What started this path is actually pretty funny. My roommates at the time bought me a house-warming present, which was a cheap little Dollarshop ceramic skull with a dragon on the top of it. I wasn’t a huge fan! It looked terrible, but with my background in boat building – bringing ideas to life – I did see potential to make it look a little cooler. I cut off the dragon on the top of the skull, went to my local hardware store and bought some matte black and gold paint. I sprayed the skull black and hand painted gold teeth! After this little freshen up, I really, really liked it! So much so that it became my favourite piece of décor in my house. I enjoyed the process so much that I decided to make an upgraded version of it. I purchased a medical grade human anatomy skull and gave it the same paint job using some slightly higher quality materials. A cornerstone of my personality is progression. I couldn’t help but think about what my next skull was going to look like! This little random series of events lead to what you see today with my work. It’s almost been 10 years now, and I’m still so in love with what I do, and dreaming up how my next skull will look.
How would you describe your art style and how long did it take you to master it?
I describe my style as surprise and delight. With every new piece, I try to create something new that people haven’t seen before! I’ve been a dedicated artist for about 10 years now, and I still don’t believe I have mastered it. There’s still a lot for me to explore within the art world.
Was it difficult to become a fulltime artist and what risks, challenges, or setbacks did you have to face in your art career?
It was difficult, really difficult. And it didn’t happen overnight, that’s for sure! When I first pursued creating art, I was also working 40-hour weeks as a boat builder and another 15 hours a week as a video shop clerk. I worked these three jobs for 2 years before I left that video shop job, so I could use that afternoon time to take my artworks down to the post office.
Fast-forward another year and I finally left my day job as a boat builder since I couldn’t keep up with the demand and was turning down commission work. I worked from my garage for another two years, then bit the bullet, got a loan and bought a factory space. It was an old gym stripped back to a blank slate with a tiny kitchen and bathroom. I lived there for two cramped years.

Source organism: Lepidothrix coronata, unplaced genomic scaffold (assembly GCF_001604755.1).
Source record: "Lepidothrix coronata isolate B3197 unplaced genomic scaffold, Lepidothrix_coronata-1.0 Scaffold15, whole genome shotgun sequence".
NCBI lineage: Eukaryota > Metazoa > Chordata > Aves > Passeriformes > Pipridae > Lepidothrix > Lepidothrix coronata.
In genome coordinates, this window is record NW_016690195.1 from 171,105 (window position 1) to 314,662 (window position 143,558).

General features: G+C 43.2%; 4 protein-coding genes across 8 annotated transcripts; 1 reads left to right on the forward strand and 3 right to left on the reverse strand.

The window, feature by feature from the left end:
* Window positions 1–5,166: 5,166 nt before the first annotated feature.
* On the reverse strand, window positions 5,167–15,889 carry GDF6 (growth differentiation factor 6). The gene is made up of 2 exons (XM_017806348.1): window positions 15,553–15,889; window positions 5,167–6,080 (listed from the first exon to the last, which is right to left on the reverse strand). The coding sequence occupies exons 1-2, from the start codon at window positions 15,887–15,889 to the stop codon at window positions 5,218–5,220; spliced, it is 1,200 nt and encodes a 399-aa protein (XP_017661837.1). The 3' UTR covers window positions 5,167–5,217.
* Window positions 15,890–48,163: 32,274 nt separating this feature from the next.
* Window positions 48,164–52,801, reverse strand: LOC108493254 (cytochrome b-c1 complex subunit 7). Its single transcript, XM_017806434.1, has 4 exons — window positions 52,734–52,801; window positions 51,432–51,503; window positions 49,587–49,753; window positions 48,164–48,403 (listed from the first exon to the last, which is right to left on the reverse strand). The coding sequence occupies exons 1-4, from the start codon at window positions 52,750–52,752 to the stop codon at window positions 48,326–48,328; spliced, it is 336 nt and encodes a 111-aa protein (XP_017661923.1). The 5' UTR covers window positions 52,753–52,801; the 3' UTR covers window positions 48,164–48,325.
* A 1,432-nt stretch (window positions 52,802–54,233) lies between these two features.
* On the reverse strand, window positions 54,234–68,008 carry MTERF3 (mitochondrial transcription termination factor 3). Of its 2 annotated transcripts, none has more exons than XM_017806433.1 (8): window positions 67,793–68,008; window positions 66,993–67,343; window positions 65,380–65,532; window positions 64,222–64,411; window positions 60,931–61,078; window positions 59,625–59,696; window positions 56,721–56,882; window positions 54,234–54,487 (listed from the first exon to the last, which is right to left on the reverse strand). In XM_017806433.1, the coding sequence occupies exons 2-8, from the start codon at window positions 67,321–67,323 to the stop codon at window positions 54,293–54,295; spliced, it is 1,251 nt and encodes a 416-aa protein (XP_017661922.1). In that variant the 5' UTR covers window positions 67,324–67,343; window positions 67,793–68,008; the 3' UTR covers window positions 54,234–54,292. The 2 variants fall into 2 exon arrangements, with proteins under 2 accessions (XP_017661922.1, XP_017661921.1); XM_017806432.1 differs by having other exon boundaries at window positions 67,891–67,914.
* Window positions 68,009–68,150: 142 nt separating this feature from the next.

When I made the jump to go all in on full-time, I had an extremely healthy and consistent amount of work coming in which minimized the amount of risk I was taking. This enviably led to being able to be an artist for the last 10 years. The biggest mistake I see people make is that they just randomly choose to drop everything in their life and do art full time. I see this as a huge mistake.
Were there any significant events during your art career that influenced your artistic development?
I wouldn’t say there was anything specific. The biggest driving factor for my development is consistent growth. For me, it doesn’t matter where I am in the journey, just as long as I am moving forward in a positive direction.
How long did it take you to achieve financial success as an artist and what lessons did you learn along the way?
I view financial success as the ability to be able to solely operate as an artist full-time without needing to work anywhere else. In saying that, it took me about 3 years. The biggest thing I learnt is that sacrifice is a huge part of that early journey. I feel grateful for my team of 15 people, but it took a lot of sacrifice to get here. A lesson I learnt is that if you’re not willing to sacrifice anything, you probably won’t get too far.
Part 3 is Coming Soon!
Interview organized by Maximus Communications. The World Art News (WAN) is not liable for the content of this publication. All statements and views expressed herein are only an opinion. Act at your own risk. No part of this publication may be reproduced without written permission. © The World Art News